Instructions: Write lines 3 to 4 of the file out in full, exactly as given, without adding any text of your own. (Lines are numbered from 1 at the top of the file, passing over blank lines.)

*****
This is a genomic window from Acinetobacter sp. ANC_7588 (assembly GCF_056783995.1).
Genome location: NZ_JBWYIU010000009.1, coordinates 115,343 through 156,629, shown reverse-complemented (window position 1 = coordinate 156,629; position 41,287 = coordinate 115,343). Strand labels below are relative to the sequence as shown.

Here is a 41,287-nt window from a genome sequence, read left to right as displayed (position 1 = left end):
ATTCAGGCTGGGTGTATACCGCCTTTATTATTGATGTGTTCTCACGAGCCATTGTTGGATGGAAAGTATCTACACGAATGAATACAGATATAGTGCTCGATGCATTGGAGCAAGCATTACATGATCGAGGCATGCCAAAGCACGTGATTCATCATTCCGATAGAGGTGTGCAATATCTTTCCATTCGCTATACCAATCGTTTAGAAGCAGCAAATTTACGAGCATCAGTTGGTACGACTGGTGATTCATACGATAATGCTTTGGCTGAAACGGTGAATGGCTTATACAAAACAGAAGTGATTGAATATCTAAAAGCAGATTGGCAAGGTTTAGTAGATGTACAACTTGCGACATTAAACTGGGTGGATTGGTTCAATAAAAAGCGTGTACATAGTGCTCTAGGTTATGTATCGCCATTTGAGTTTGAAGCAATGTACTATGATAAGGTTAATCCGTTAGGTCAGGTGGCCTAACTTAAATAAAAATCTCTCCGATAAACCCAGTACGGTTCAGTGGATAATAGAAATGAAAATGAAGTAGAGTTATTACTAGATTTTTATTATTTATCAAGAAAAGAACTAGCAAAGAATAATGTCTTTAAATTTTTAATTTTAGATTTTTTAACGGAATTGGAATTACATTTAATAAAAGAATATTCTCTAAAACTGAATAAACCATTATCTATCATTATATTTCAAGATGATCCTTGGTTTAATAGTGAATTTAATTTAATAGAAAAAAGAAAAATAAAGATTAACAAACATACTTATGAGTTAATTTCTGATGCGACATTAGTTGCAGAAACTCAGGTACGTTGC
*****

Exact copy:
Here is a 41,287-nt window from a genome sequence, read left to right as displayed (position 1 = left end):
ATTCAGGCTGGGTGTATACCGCCTTTATTATTGATGTGTTCTCACGAGCCATTGTTGGATGGAAAGTATCTACACGAATGAATACAGATATAGTGCTCGATGCATTGGAGCAAGCATTACATGATCGAGGCATGCCAAAGCACGTGATTCATCATTCCGATAGAGGTGTGCAATATCTTTCCATTCGCTATACCAATCGTTTAGAAGCAGCAAATTTACGAGCATCAGTTGGTACGACTGGTGATTCATACGATAATGCTTTGGCTGAAACGGTGAATGGCTTATACAAAACAGAAGTGATTGAATATCTAAAAGCAGATTGGCAAGGTTTAGTAGATGTACAACTTGCGACATTAAACTGGGTGGATTGGTTCAATAAAAAGCGTGTACATAGTGCTCTAGGTTATGTATCGCCATTTGAGTTTGAAGCAATGTACTATGATAAGGTTAATCCGTTAGGTCAGGTGGCCTAACTTAAATAAAAATCTCTCCGATAAACCCAGTACGGTTCAGTGGATAATAGAAATGAAAATGAAGTAGAGTTATTACTAGATTTTTATTATTTATCAAGAAAAGAACTAGCAAAGAATAATGTCTTTAAATTTTTAATTTTAGATTTTTTAACGGAATTGGAATTACATTTAATAAAAGAATATTCTCTAAAACTGAATAAACCATTATCTATCATTATATTTCAAGATGATCCTTGGTTTAATAGTGAATTTAATTTAATAGAAAAAAGAAAAATAAAGATTAACAAACATACTTATGAGTTAATTTCTGATGCGACATTAGTTGCAGAAACTCAGGTACGTTGC